Friday, March 31, 2006
In Which Justice Is Blind, Deaf, and DUMB...
6:32 Thursday morning: Arrived at the quiet, empty lot of the elementary school. Parked, went to the door, found it locked. Pounded on door, saw large man in coveralls lumbering towards me with a mop in one hand and can of Drano in the other. Man unlocked door.
"Yeah, I have an appointment Mr. Assouline in a few minutes."
Without changing his expression, the man stood back and let me pass. Just off the main vestibule of the school was the door to administrative offices. I walked over and turned the handle just as the custodian said, "Still locked. No one here yet."
I turned. "Not even Mr. Assouline?" I asked.
The custodian shook his head. "Not yet. I'd a known, cos I'd a hadda let him in."
I sighed and took a seat--a very tiny seat--outside the office.
At 7, the custodian came back and unlocked the main doors. In came a woman, juggling a ring of keys. She walked by me and unlocked the office door. Then she stopped and turned to look at me. "Are you here to see someone?" she asked.
We've met before, she and I, so I reminded her that I was Thomas' dad and why I was here. She let me in. As I learned from experience joining Thomas for lunch several months back, parents were allowed in the school pretty much at their discretion, so long as they signed in at the office, which I now did. First name on the sign-in sheet.
I sat in a larger chair in the office, but it was no more comfortable than the smaller chair.
At 7:30, an hour after he had agreed to meet me, The Dean of Discipline, Mr. Assouline walked in. He did his very best to focus on his mail, his keys and talking to the secretary. He obviously knew who I was, but was determined not to acknowledge my presence.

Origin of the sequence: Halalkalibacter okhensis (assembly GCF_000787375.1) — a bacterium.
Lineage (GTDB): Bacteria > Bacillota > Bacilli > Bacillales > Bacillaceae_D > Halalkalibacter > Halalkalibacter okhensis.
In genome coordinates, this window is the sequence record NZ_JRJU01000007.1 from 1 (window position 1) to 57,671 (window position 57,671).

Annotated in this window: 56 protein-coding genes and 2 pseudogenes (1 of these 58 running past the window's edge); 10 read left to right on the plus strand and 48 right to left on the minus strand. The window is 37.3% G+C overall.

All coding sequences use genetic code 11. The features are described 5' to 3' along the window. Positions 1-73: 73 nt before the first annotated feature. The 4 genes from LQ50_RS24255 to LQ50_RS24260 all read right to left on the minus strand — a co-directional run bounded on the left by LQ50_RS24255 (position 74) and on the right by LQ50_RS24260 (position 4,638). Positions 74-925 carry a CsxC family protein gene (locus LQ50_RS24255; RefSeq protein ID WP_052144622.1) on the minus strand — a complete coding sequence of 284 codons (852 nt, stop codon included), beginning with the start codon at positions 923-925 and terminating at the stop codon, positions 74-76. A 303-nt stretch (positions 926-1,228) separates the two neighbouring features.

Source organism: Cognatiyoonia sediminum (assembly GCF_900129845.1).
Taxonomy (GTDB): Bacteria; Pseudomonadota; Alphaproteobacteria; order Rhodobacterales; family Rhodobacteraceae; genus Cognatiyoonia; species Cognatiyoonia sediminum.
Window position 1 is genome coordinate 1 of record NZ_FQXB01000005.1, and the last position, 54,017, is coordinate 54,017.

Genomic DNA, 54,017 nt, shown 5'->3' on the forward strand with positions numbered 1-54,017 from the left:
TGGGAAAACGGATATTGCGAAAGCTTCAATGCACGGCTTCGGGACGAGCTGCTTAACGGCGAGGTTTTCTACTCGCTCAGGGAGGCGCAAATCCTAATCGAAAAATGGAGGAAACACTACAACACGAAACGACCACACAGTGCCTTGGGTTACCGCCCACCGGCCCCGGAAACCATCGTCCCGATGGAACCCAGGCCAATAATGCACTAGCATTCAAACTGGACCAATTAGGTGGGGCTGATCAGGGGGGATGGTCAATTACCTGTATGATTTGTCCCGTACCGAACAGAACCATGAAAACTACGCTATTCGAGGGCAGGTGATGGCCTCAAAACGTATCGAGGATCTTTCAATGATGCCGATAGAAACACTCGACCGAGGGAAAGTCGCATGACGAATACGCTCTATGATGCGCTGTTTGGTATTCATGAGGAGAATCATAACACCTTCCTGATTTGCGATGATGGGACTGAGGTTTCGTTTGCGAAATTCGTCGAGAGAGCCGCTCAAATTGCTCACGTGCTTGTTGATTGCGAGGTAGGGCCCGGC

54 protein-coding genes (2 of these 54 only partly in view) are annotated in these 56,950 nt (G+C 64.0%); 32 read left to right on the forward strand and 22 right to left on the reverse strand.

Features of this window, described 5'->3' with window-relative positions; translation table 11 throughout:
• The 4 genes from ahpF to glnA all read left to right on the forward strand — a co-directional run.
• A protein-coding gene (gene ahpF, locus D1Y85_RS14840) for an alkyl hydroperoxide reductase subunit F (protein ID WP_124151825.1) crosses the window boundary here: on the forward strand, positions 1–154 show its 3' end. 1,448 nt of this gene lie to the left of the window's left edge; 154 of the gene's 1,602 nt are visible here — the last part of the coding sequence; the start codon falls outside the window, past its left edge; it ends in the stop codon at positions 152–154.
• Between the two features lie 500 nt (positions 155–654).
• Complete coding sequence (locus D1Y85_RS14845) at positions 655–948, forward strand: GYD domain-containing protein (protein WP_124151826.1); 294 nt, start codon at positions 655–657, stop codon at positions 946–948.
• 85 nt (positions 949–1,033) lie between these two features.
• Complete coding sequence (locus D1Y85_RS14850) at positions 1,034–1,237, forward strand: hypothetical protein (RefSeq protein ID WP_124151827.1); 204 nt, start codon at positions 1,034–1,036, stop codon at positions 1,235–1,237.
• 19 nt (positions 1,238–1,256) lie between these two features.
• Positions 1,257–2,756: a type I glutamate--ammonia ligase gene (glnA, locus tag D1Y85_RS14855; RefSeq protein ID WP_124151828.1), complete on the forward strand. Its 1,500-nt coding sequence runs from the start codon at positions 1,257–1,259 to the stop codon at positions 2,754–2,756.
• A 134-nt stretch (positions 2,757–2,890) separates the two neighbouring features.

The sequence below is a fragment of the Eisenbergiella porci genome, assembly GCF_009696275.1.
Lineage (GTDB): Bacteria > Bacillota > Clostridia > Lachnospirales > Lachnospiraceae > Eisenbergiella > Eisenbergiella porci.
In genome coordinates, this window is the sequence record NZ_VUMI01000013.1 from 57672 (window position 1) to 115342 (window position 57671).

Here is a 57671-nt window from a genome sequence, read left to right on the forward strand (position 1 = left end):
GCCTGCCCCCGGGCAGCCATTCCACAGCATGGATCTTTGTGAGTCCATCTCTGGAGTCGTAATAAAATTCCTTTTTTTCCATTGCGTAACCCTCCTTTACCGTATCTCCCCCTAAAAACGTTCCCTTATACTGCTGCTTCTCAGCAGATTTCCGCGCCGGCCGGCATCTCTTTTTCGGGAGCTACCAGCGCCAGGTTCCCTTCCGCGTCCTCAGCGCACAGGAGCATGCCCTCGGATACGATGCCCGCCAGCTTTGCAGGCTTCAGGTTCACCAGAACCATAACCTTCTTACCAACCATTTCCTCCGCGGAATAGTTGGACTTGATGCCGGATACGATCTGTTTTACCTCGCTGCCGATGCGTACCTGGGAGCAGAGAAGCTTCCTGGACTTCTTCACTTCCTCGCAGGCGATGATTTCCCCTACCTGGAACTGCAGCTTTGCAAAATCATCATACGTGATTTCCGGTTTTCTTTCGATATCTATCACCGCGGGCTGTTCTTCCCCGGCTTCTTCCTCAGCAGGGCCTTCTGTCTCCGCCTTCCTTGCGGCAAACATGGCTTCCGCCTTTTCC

It was, however, impossible not to acknowledge Assouline's presence. Based on his nasally voice, I had expected a rail-thin, school-marm-strict Ichabod Crane type.
In fact, Mr. Assouline was HUGE. He stood well over six feet and had to duck to get through doorways. He looked like a football player, complete with very short crewcut hair and a flat, crooked nose.
Finally, just as I was about to stand up, the secretary pointed to me and said, "This gentleman's been waiting for you."
Assouline turned and looked down at me from his great height. "Oh," he said nonchalantly. "That's right." He didn't say or do anything else. Didn't shake my hand. Didn't offer any explanation for making me wait. Instead, he simply looked at his watch. "We've got first bell soon and it looks like I won't have time--"
"Mr. Assouline," I interrupted, causing him to glower. "My time is just as valuable as yours, and I have things that I have postponed in order to attend my meeting with you. Which was supposed to be an hour ago. I have made time for you, and I expect you to do the same. Right now, please."